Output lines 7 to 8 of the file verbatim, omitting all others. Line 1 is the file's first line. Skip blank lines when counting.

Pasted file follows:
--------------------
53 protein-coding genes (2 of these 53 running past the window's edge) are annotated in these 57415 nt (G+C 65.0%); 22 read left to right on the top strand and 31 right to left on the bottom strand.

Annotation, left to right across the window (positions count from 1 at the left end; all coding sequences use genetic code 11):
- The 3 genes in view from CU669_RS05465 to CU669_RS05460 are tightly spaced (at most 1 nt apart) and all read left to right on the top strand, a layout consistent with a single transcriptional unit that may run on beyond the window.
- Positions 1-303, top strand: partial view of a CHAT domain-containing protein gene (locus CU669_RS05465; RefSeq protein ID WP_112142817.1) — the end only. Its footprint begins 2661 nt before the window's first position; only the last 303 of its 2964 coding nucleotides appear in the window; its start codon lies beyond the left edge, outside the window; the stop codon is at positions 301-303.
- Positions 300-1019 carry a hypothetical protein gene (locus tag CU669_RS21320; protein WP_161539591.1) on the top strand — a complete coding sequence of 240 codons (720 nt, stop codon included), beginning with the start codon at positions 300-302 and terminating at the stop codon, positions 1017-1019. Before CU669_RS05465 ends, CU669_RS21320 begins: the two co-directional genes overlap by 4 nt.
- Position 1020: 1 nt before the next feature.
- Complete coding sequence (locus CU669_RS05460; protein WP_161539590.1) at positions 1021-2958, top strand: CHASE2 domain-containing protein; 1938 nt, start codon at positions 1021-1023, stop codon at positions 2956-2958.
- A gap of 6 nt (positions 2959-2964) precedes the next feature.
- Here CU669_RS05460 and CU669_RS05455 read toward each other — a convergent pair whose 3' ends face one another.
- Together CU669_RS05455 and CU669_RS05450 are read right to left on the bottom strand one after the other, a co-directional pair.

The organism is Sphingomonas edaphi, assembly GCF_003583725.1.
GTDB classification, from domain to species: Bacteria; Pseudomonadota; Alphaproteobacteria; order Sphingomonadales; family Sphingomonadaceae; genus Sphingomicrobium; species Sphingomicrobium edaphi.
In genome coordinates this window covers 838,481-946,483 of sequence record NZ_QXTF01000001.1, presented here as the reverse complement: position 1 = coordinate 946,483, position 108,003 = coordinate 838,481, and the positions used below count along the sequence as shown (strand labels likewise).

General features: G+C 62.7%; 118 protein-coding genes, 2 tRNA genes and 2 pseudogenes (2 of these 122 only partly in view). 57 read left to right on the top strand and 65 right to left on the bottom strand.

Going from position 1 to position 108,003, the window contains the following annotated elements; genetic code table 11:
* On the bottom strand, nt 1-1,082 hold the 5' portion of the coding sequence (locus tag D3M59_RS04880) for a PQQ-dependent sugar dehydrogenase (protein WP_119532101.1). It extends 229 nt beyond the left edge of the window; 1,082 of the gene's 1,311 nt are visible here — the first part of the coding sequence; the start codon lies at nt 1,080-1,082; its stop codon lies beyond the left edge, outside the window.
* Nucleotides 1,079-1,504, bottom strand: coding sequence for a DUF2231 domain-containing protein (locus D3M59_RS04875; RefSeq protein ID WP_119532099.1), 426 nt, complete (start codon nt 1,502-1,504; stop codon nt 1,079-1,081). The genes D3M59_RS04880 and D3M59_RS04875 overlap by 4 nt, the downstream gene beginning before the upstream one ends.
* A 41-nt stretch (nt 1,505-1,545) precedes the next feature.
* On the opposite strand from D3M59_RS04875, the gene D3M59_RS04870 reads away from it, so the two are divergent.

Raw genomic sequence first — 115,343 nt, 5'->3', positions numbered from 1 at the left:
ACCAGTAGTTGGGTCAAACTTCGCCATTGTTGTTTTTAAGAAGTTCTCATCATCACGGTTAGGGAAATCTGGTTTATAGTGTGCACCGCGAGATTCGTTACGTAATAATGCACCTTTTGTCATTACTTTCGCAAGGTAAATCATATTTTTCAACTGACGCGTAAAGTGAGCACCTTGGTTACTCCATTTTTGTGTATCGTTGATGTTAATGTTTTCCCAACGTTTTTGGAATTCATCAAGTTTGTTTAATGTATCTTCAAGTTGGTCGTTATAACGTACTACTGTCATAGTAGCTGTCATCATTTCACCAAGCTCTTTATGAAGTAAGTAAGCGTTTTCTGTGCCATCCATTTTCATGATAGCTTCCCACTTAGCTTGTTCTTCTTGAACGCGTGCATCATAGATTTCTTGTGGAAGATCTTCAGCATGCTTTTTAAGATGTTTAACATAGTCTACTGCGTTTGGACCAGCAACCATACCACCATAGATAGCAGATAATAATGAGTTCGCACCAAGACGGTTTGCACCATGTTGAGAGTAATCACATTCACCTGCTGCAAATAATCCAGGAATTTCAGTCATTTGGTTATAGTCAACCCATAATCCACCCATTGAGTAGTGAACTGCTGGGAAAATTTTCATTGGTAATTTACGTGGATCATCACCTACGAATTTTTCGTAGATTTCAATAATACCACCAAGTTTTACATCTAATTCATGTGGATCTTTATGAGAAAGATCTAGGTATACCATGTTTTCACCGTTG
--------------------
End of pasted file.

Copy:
- Complete coding sequence (locus CU669_RS05460; protein WP_161539590.1) at positions 1021-2958, top strand: CHASE2 domain-containing protein; 1938 nt, start codon at positions 1021-1023, stop codon at positions 2956-2958.
- A gap of 6 nt (positions 2959-2964) precedes the next feature.